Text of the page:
Researchers warn that criminals are using eSIMs to hijack phone numbers and access bank accounts

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F.A.C.C.T., a Russian cybersecurity firm, has warned about the use of eSIM technology by SIM swappers to steal phone numbers and bypass security measures, according to Bleeping Computers. The firm has detected over a hundred attempts to access personal accounts at a single financial organisation since fall 2023, indicating a growing threat.

What is eSIM
eSIMs are digital SIM cards stored on mobile device chips that offer the same functionality as physical SIM cards, but with the added advantage of remote reprogramming. Users can add an eSIM to their device by scanning a QR code provided by their service provider. This technology has become popular among smartphone manufacturers as it eliminates the need for a physical SIM card slot and enables cellular connectivity on small wearables.


Cybercriminals adapt to exploit eSIM vulnerabilities
SIM swappers have adapted their attacks to exploit eSIM technology. Since fall 2023, F.A.C.C.T.’s Fraud Protection analysts have recorded over a hundred attempts to access personal accounts of clients in online services at one financial organisation. Attackers breach users’ mobile accounts using stolen, brute-forced, or leaked credentials and initiate the porting of victims’ numbers to their own devices by generating QR codes through the hijacked accounts. This process effectively hijacks the victim’s phone number while deactivating the legitimate owner’s eSIM or physical SIM card.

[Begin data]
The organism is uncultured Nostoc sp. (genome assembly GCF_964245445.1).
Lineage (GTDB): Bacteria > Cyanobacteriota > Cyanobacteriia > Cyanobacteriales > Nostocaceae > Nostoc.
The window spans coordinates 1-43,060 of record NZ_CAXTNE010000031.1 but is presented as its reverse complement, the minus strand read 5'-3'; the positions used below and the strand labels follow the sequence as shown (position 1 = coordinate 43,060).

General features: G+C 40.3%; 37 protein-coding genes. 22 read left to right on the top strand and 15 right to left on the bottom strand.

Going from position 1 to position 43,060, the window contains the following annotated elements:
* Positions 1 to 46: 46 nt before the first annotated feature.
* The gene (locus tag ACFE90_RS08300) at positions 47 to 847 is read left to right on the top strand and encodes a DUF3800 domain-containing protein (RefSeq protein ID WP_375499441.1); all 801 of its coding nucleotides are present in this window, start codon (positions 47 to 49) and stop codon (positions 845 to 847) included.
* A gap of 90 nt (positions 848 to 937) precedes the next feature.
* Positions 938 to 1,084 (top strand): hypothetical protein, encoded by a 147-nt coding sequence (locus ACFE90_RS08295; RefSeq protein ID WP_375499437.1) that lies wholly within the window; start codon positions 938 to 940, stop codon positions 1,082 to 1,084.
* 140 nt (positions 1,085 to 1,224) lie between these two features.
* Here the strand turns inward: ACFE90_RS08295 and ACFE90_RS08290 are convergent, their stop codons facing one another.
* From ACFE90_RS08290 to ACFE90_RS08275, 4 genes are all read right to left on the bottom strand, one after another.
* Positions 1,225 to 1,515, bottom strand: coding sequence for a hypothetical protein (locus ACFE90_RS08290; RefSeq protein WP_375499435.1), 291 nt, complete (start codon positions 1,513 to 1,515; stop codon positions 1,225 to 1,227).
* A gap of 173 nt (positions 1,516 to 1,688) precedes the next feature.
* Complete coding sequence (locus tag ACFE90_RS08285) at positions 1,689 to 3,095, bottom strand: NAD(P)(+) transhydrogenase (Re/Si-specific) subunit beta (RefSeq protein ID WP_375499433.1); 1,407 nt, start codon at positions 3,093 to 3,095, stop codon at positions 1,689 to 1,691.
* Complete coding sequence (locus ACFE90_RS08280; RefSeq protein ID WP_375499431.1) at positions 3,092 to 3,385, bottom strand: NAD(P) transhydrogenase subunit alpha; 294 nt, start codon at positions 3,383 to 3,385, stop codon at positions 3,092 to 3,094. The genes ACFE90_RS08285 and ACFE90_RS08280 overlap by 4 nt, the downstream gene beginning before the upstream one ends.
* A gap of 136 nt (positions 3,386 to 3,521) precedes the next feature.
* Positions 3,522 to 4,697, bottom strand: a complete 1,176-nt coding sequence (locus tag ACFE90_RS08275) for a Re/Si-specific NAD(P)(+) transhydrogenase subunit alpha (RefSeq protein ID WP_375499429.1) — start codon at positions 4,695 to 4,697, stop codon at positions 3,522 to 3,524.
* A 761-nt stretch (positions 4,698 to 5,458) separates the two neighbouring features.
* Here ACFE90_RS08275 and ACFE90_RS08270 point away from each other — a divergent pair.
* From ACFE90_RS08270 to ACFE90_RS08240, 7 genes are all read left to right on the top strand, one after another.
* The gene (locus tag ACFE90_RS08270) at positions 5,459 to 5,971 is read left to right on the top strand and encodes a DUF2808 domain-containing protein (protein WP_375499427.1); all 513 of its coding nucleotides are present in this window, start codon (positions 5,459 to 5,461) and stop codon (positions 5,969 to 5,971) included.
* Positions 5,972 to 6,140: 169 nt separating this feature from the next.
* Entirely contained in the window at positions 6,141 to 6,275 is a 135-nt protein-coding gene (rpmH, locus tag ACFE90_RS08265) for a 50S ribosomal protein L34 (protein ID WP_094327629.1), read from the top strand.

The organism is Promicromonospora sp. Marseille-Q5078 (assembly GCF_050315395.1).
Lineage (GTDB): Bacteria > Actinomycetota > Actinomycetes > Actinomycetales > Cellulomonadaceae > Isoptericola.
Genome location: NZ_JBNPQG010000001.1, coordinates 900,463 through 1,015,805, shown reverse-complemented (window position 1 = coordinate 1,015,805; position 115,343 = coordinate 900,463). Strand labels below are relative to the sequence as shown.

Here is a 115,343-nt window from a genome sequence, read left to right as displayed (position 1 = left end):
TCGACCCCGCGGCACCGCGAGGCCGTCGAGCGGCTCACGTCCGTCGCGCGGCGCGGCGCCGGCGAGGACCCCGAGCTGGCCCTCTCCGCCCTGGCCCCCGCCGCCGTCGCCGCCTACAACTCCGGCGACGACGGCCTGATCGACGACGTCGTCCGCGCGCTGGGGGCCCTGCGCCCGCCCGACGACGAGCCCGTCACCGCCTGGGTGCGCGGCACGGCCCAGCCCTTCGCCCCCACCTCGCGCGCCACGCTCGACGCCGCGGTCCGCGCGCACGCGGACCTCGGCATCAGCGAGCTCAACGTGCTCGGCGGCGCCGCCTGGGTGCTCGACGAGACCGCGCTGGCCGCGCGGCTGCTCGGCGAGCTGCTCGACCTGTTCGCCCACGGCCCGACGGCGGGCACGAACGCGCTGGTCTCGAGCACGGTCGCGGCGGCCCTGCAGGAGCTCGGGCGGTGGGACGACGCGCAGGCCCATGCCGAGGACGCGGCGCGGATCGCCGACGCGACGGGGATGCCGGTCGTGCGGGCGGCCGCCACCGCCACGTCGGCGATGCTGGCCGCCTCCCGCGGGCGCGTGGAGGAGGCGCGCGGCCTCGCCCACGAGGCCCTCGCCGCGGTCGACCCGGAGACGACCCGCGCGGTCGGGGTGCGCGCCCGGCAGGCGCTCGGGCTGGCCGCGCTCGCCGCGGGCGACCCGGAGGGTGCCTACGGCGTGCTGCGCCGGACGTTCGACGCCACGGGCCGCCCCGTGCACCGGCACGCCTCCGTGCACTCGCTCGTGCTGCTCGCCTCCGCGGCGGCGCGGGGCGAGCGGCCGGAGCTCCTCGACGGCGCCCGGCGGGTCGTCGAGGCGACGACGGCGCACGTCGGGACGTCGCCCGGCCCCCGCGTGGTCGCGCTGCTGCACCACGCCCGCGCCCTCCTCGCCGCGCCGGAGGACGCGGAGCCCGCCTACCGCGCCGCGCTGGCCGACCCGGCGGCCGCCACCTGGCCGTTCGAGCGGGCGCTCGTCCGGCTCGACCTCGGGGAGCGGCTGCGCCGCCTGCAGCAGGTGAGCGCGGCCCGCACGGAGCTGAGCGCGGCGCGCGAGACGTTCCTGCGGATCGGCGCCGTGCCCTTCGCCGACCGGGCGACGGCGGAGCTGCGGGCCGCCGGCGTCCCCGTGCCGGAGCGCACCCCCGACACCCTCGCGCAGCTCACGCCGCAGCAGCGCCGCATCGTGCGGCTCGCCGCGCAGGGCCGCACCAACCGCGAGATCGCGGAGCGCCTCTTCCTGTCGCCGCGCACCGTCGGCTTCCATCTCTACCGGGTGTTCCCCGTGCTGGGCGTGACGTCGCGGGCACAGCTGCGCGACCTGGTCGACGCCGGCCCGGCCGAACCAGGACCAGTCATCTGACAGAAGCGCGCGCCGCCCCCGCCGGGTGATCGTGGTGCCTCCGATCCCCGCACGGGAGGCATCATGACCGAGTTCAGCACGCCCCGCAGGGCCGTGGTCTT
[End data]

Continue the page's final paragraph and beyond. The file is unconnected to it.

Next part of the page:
Once criminals gain access to a victim’s mobile phone number, they can obtain access codes and two-factor authentication for various services, including banks and messaging apps. Cybercriminals can also use the stolen phone numbers to access SIM-linked accounts in various messenger apps, enabling them to impersonate the victim and trick others into sending money.


Protecting against eSIM-swapping attacks
To defend against eSIM-swapping attacks, researchers recommend using complex and unique passwords for cellular service provider accounts and enabling two-factor authentication when available. For high-value accounts, such as e-banking and cryptocurrency wallets, users should consider additional security measures like physical keys or authenticator apps.

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The rise of eSIM technology has inadvertently provided SIM swappers with new avenues for exploitation. It is crucial for both individuals and organisations to stay informed about emerging risks and take proactive steps to mitigate them. BleepingComputer’s report on F.A.C.C.T.’s findings serves as a wake-up call for users to prioritize the security of their mobile accounts and highlights the importance of staying ahead of cybercriminals’ ever-changing tactics.

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